[Talk-GB] Stratford imagery

John Robert Peterson jrp.crs at gmail.com
Fri Dec 18 23:05:17 GMT 2009

>  We should try to get this large redundancy when flying again

So what you are saying is that I should take *more* photos ... noone
has ever said that to me before ... there is always a first for

The outcomes that I'm hearing from this is -- higher altitude; more
image overlap; the less oblique the better

Areas where I put effort into that arn't really so important: lens
geometry (i chose a prime lense that I knew was very planar); sheer
resulution, I could have taken a slightly higher altitude without a

Question -- is it within our licencing to recitfy to yahoo imagery?
because if it is, we could use SIFT to automate it.


2009/12/15 Tim Waters <chippy2005 at gmail.com>:
> 2009/12/10 Peter Miller <peter.miller at itoworld.com>:
>> On 10 Dec 2009, at 14:18, Andy Allan wrote:
>>> Hi Peter
>>> On Wed, Dec 9, 2009 at 9:20 PM, Peter Miller <peter.miller at itoworld.com
>>> > wrote:
>>>> Thanks Andy, your wiki page is very useful and it is also good to
>>>> see the
>>>> imagery in Potlatch. Is the location of image encoded in the image
>>>> somehow,
>>>> or how else does PotLatch know where to load it?
>>> They are made into 256x256 tiles, with the same z/x/y.png notation as
>>> the main tileserver. It's the same way that the out-of-copyright maps
>>> work too. The !'s in the url on the wikipage are placeholders for
>>> potlatch to put in the tile numbers. For example,
>>> http://gravitystorm.dev.openstreetmap.org/imagery/stratford/14/8113/5397.png
>> Thanks. That is very neat.
>>>> When I tried warping the images I did feel that the algorithm used
>>>> by warper
>>>> was possibly a bit suspect - the warping suddenly went completely
>>>> wrong as
>>>> one added more control points in a rather counter-intuitive way.
>>> I'd discussed this with a few people over beers, and the problem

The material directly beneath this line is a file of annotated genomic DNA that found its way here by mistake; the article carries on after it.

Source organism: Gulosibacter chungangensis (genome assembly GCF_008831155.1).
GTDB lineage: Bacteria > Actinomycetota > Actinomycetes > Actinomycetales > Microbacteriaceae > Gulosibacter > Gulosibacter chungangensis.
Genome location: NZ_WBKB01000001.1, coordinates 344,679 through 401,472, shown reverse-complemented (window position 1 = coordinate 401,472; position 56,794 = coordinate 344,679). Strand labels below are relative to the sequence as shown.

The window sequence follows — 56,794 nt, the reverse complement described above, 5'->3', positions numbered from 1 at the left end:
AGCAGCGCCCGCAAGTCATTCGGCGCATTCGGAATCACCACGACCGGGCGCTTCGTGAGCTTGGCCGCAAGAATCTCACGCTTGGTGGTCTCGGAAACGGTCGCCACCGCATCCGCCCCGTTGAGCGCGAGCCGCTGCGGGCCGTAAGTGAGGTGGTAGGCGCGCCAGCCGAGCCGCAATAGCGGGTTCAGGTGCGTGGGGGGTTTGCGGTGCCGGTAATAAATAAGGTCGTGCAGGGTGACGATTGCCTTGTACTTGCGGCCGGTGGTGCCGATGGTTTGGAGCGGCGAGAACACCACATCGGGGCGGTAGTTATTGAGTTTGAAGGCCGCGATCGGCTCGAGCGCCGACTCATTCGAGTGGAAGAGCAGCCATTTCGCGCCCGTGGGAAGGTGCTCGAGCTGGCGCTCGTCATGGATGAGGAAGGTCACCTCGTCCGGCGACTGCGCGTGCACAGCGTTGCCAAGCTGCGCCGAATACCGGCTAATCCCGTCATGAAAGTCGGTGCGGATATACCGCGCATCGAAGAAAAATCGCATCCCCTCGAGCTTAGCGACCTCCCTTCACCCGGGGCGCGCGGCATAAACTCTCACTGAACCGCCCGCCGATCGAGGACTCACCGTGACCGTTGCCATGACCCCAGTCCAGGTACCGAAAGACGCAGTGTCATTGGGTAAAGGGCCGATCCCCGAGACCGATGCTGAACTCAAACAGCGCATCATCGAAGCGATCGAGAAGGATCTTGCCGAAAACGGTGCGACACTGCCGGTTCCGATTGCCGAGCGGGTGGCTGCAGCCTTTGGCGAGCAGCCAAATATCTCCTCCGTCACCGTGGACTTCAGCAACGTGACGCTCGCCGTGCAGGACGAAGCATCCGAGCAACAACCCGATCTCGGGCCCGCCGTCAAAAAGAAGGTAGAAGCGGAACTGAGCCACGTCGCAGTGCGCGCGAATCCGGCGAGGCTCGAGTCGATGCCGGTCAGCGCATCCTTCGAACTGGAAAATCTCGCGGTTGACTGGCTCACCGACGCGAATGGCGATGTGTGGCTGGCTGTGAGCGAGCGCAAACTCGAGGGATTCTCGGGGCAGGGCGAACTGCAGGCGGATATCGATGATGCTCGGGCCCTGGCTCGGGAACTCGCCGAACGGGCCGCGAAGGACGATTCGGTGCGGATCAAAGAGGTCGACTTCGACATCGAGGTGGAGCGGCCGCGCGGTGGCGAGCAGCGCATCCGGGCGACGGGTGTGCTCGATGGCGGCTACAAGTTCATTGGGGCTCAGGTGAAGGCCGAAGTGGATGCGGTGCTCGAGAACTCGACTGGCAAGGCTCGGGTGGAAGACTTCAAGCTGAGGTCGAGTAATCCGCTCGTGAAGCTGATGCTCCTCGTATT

>>> appears to be that the warper's algorithm is assuming that you start
>>> with a fairly "flat" image, and doesn't take into account that the
>>> plane of the image might not be horizontal. It's for warping maps,
>>> after all, and we're semi-abusing it by warping photos instead. An
>>> extra control point or two can send it off wildly (as it tries to
>>> figure out how exactly a map sheet would end up stretched so) and of
>>> course it gets worse the further from vertical the photo is.
>> So there is certainly a nice job for someone to sort out a suitable
>> algorithm that will work in practical situations when one doesn't
>> necessarily even have height data and certainly has distortions of
>> various sorts. The idea of associating 'ways' on the image to 'ways'
>> on the map sounds very neat assuming that one has a skeleton road
>> structure in place (which one could of course get from old OS maps if
>> necessary). I think it would then work a treat - certainly much better
>> than Warper currently manages.
> I also agree would be great to be able to use linear features to
> rectifty, it's on my list!
> But I just thought I'd make you aware of the "advanced options"
> feature on Warper - by default, the algorithm changes based on the
> number of control points - you can override this behaviour.
> [You can also have a go at using the "Thin Plate Spline" method, which
> is best with lots of points - although ymmv and there may be a bug
> (mainly because no one uses it!). But essentially it gives a better
> warp when theres more points and treats the points as fixed - worth
> trying it offline with the command line GDAL tools if you have the
> time. ]
> **For all methods, the more points, the better.**
> Orthorectification is another thing though - thank god the photo's
> were in a relatively flat area!
> More generally as you know, in the world of aerial photography,
> there's usually extensive overlap (up to 60%?) for photos over areas
> and so you really shouldn't worry if 20% of the oblique image is
> unusable. We should try to get this large redundancy when flying again
> :)
> Cheers,
> Tim
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